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Dysmenorrhoea is a term used to describe low anterior pelvic pain which occurs in association with periods. Pathogenesis It is thought to be due to a release of prostaglandins and leukotrienes in the menstrual fluid, which in turn produces vasoconstriction in the uterine vessels, causing the uterine contractions which produce the pain. The prostaglandin release may also be responsible for gastrointestinal disturbance which may occur in association with dysmenorrhoea. Classification Dysmenorrhoea may be thought of as either primary or secondary. Primary dysmenorrhoea Primary dysmenorrhoea occurs in young females with no pelvic pathology.
  1. It often begins with the onset of ovulatory cycles 6 months-2 years after the menarche.
  2. The pain begins with the onset of the period and may last for 24-72 hours.
  3. There is some evidence to suggest that it may occur more frequently, or be more severe in young women whose periods start at an early age.
Secondary dysmenorrhoea Secondary dysmenorrhoea occurs in association with some form of pelvic pathology.
  1. The pain typically precedes the start of the period by several days and may last throughout the period.
  2. There may be associated dyspaereunia.
  3. Secondary dysmenorrhoea may occur as a result of:
    1. Fibroids
    2. Adenomyosis
    3. Endometriosis
    4. Pelvic inflammatory disease
    5. Adhesions
    6. Developmental abnormalities
Epidemiology
  1. Dysmenorrhoea is very common although the precise incidence is not known as it frequently goes unreported.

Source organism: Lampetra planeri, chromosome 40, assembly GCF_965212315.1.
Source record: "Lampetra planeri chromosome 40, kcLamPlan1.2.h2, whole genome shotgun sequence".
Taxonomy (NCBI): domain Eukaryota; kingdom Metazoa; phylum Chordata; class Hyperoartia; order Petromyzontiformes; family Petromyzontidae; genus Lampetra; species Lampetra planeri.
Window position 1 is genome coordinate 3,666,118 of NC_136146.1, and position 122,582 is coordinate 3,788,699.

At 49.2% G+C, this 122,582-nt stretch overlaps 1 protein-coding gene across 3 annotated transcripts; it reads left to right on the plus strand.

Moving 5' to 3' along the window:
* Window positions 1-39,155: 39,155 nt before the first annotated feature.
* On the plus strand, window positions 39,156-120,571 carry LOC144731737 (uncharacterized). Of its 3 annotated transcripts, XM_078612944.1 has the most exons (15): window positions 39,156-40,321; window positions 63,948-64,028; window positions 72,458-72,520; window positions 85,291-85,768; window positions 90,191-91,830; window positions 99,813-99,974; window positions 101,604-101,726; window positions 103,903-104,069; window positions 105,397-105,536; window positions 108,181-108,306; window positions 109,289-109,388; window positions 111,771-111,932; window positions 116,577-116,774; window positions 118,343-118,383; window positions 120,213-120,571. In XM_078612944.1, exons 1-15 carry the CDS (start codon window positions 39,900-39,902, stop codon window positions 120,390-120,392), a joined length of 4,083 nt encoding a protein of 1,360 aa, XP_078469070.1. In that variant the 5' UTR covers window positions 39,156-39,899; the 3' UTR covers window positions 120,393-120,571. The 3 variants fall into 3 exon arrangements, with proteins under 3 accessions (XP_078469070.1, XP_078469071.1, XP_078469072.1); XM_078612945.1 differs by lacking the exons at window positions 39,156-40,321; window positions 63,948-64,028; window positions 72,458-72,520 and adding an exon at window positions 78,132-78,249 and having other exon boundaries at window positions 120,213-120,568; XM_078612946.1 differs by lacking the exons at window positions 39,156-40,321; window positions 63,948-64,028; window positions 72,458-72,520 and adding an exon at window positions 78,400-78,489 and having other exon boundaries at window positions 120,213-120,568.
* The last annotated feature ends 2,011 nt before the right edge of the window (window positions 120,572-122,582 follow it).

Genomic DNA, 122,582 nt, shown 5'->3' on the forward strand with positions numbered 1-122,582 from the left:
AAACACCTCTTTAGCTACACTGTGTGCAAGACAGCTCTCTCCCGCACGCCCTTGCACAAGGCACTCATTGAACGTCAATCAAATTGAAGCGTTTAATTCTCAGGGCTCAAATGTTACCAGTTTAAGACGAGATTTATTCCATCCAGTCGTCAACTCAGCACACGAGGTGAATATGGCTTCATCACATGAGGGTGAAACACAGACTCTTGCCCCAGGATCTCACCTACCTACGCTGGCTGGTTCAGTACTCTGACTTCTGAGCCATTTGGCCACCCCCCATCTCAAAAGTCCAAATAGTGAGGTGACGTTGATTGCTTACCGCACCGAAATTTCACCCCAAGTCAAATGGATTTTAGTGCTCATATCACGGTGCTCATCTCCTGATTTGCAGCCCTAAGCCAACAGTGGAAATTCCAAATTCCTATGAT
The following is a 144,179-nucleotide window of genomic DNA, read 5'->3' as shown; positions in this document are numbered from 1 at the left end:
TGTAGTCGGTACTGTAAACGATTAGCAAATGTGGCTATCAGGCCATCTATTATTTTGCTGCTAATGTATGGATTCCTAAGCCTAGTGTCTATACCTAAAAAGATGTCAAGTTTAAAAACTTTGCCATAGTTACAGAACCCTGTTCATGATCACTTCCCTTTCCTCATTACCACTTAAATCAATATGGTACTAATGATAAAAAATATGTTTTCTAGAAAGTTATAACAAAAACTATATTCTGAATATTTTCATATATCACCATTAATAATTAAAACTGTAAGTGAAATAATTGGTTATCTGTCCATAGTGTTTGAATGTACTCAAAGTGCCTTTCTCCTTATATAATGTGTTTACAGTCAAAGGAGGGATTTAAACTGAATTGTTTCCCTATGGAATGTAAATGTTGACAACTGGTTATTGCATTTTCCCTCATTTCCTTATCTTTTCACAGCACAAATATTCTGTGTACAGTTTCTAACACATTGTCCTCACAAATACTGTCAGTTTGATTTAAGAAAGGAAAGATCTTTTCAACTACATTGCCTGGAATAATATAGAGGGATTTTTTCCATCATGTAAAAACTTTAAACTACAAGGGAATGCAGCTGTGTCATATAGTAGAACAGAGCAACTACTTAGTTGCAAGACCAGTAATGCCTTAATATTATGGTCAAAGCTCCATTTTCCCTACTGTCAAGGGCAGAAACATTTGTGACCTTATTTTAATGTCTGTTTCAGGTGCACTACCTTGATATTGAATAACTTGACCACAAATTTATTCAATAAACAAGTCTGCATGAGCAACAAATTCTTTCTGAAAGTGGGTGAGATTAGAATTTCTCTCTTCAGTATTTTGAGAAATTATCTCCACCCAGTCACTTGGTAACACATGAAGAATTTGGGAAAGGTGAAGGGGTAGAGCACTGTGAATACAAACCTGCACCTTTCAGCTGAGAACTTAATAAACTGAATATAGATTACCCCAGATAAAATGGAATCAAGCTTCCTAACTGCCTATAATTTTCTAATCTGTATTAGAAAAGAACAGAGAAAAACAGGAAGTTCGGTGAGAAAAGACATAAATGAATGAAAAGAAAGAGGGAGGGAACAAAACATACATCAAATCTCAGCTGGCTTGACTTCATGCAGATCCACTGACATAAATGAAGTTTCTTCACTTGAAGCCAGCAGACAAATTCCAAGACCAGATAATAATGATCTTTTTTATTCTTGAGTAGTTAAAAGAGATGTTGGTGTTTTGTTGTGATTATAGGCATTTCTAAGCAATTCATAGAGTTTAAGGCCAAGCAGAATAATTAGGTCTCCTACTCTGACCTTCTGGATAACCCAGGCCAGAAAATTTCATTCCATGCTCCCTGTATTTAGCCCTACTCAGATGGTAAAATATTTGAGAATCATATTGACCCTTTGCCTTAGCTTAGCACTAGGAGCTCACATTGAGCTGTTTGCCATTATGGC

2. Approximately 50% of women in the UK will at some stage complain of moderately painful periods.
  3. Primary dysmenorrhoea is the most commonly given reason for absence from school amongst adolescent girls and approximately 15% will complain of severe dysmenorrhoea.
  4. Nulliparity, early menarche, smoking and lengthy periods are all risk factors associated with dysmenorrhoea.
  5. Females who are depressed and/or have poor social support networks are also more likely to experience pain.
Assessment A presumptive diagnosis of primary dysmenorrhoea may be made on history abdominal examination alone in young patients who are not sexually active and vaginal examination is not normally required in this group of patients. Investigation of dysmenorrhoea is primarily aimed at ruling out underlying pathology and may include any or all of the following as appropriate to the individual: History
  1. Age at menarche
  2. Cycle length
  3. Whether the cycle is regular
  4. Duration of bleeding
  5. Timing of pain in relation to period
  6. Smoking history
  7. Whether the patient is sexually active
  8. Obstetric history
  9. Contraceptive history
  10. Any features suggestive of underlying pathology (e.g. vaginal discharge, intermenstrual or post-coital bleeding, dyspaereunia)
Examination Abdominal/vaginal examinations are indicated if sexually active:
  1. Adenomyosis uterus may be enlarged and tender with a typical boggy feel
  2. Endometriosis Generalised tenderness in pelvic area. Uterus may be fixed retroverted due to adhesions, nodules may be palpable in the utero-sacral ligaments
  3. Partially imperforate hymen (rare)
  4. Vaginal septum (rare)
Additional investigations
  1. Vaginal examination if sexually active
  2. High vaginal swab, chlamydial swabs
  3. Cervical smear
  4. Pelvic ultrasound if uterine enlargement or adnexal mass present
  5. Transvaginal ultrasound
  6. MRI scan
  7. Laparoscopy
  8. Laparotomy with biopsy
Management General measures Patients may be concerned about the possibility of underlying pathology and, when appropriate, reassurance and an explanation of the mechanism of menstrual pain may be helpful.